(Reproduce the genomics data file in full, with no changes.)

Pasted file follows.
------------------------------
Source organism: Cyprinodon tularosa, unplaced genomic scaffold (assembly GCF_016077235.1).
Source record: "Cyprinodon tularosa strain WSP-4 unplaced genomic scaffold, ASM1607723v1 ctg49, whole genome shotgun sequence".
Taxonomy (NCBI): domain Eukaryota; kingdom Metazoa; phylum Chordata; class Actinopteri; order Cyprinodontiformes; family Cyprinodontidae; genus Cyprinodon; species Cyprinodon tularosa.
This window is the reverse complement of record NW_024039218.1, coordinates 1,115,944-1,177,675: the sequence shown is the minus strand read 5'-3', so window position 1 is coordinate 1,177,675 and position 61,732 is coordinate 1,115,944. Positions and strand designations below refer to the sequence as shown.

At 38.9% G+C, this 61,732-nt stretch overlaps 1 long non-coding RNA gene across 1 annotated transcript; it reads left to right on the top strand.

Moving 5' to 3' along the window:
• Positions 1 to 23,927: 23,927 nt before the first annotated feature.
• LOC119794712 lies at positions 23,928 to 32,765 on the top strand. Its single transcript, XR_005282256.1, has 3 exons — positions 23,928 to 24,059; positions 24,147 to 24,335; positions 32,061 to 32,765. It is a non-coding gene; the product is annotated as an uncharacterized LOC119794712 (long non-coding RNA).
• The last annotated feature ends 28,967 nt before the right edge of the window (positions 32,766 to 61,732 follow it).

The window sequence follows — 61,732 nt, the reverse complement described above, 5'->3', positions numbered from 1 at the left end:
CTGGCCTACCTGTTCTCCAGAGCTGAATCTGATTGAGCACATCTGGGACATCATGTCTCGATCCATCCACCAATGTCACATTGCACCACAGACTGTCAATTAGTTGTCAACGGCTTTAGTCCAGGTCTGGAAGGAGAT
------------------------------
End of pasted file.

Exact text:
Source organism: Cyprinodon tularosa, unplaced genomic scaffold (assembly GCF_016077235.1).
Source record: "Cyprinodon tularosa strain WSP-4 unplaced genomic scaffold, ASM1607723v1 ctg49, whole genome shotgun sequence".
Taxonomy (NCBI): domain Eukaryota; kingdom Metazoa; phylum Chordata; class Actinopteri; order Cyprinodontiformes; family Cyprinodontidae; genus Cyprinodon; species Cyprinodon tularosa.
This window is the reverse complement of record NW_024039218.1, coordinates 1,115,944-1,177,675: the sequence shown is the minus strand read 5'-3', so window position 1 is coordinate 1,177,675 and position 61,732 is coordinate 1,115,944. Positions and strand designations below refer to the sequence as shown.

At 38.9% G+C, this 61,732-nt stretch overlaps 1 long non-coding RNA gene across 1 annotated transcript; it reads left to right on the top strand.

Moving 5' to 3' along the window:
• Positions 1 to 23,927: 23,927 nt before the first annotated feature.
• LOC119794712 lies at positions 23,928 to 32,765 on the top strand. Its single transcript, XR_005282256.1, has 3 exons — positions 23,928 to 24,059; positions 24,147 to 24,335; positions 32,061 to 32,765. It is a non-coding gene; the product is annotated as an uncharacterized LOC119794712 (long non-coding RNA).
• The last annotated feature ends 28,967 nt before the right edge of the window (positions 32,766 to 61,732 follow it).

The window sequence follows — 61,732 nt, the reverse complement described above, 5'->3', positions numbered from 1 at the left end:
CTGGCCTACCTGTTCTCCAGAGCTGAATCTGATTGAGCACATCTGGGACATCATGTCTCGATCCATCCACCAATGTCACATTGCACCACAGACTGTCAATTAGTTGTCAACGGCTTTAGTCCAGGTCTGGAAGGAGAT